Besides being directly involved in the improvement work being carried out, we have also started to make lean projects a critical part of our yearly plan. We ask people how we can eliminate waste, or how we can redesign a business process using lean principles and tools. We must be there for them as they formulate their answers. We must support them, leveraging the cornerstone of our work: our commitment to quality.
Without standards there can be no quality. We want to ensure that standards are the way in which we operate and think: not only do we apply them to our production process but also to the way we organize our activities for the year ahead. We used to have different formats in which plans could be submitted, whereas now A3s are the vehicle. I will not acknowledge a plan unless it comes to me in that format.
As managers, we have to be tenacious, because lean can be difficult to grasp at first. We must insist and help people to see. We have learned that to overcome resistance you need the involvement of top management in lobbying people, providing them with examples, and showing results. The difficulties we sometimes experience with commitment are natural and common to all organizations. More importantly, they are more about change management than they are about lean thinking.
We have now shifted from using tools for localized improvements to developing a new strategy for Ducab, one that is based on continuously improving to be more effective in meeting customer requirements. How can we become the number one choice for our present and future customers? This is the question we ask ourselves. And the answer is helping lean become the lifeblood and the common language in our organization.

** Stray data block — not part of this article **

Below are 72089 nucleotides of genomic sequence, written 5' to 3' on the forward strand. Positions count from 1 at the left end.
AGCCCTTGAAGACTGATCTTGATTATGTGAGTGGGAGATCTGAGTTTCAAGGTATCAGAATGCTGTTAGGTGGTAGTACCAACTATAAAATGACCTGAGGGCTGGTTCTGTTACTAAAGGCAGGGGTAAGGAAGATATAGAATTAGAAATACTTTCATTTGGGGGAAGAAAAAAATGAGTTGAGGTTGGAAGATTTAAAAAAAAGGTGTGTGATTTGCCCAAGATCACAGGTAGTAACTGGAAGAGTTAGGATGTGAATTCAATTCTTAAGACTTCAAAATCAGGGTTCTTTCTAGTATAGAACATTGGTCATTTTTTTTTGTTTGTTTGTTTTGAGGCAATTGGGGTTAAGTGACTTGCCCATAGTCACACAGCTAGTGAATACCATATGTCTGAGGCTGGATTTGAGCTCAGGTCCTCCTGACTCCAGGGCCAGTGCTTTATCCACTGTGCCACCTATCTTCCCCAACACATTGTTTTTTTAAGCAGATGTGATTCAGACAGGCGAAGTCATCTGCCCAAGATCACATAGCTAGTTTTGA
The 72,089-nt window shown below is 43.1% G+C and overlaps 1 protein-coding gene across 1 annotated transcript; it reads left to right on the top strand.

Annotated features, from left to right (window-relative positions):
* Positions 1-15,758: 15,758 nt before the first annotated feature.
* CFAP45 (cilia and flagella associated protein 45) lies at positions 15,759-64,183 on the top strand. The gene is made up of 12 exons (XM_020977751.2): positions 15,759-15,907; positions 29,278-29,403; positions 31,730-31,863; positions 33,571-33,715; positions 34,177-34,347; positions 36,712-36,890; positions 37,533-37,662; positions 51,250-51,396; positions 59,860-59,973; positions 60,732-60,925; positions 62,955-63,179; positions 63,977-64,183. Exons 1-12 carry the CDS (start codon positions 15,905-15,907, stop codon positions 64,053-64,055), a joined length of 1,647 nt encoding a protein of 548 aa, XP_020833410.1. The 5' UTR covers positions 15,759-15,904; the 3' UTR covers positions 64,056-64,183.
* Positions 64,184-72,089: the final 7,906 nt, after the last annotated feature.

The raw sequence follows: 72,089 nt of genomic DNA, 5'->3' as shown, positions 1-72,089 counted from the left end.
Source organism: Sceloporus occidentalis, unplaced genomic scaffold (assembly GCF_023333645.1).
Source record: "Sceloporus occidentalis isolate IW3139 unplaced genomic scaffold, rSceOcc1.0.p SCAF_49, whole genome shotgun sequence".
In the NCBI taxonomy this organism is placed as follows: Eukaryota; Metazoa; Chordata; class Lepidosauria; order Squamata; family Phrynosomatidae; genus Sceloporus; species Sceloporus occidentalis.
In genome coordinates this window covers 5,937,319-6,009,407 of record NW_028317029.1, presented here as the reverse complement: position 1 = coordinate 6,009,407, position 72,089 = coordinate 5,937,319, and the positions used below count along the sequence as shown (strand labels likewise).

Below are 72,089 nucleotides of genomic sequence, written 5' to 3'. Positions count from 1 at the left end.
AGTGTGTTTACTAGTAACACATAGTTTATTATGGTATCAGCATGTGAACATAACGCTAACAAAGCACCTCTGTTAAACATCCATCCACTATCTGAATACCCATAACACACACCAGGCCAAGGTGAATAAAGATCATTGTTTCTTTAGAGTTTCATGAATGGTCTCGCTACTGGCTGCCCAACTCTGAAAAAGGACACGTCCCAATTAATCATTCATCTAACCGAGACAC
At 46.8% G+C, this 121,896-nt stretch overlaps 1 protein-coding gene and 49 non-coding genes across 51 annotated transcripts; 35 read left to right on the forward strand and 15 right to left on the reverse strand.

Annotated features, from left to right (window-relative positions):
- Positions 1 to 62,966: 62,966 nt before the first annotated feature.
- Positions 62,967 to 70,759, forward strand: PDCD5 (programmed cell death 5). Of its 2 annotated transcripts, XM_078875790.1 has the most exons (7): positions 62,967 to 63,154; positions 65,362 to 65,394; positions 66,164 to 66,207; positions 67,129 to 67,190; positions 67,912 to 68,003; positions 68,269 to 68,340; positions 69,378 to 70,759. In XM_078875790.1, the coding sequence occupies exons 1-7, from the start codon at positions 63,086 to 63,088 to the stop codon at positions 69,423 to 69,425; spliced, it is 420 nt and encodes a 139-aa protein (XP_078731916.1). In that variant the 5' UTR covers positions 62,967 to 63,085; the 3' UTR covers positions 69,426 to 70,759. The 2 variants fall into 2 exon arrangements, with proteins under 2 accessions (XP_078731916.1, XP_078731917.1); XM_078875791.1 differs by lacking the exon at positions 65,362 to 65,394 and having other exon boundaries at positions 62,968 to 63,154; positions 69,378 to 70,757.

A PARTNER TO THE COUNTRY
The UAE has changed beyond recognition since it was created 45 years ago, and infrastructure has played a massive role in this transformation. Dubai now has two airports, and a massive port. Our infrastructure network is growing at a fast and steady rate and, since it was founded in 1979, Ducab has presented itself as a strategic partner in infrastructure development for the United Arab Emirates.
Today we are working on a number of very large projects of great strategic importance for the country. But becoming more than a simple supplier wasn’t easy. It called for a very proactive approach to meeting its requirements.The rate of growth and diversification of the UAE is what is fuelling our innovation. For instance, we are the first company in the UAE to manufacture copper. But now that aluminum has become more appealing we are building a $60 million aluminum plant in Abu Dhabi. When completed, it will have the capacity to produce 50,000 metric tons of aluminum rod and overhead conductors annually.
We have also been doing a lot of work in new product development, to create a sound strategy for a strong R&D department. This entailed redesigning the process in which we develop new products: we have used lean to streamline it, from design to launch. We are always trying to keep an eye on the market to understand how the requirements will change in two to three years and what products our clients will expect.
We try our best to anticipate what the country’s cable needs will be in the future. Competition in the Gulf is growing, and the pressure is mounting. Being lean has become a necessity in this very dynamic environment.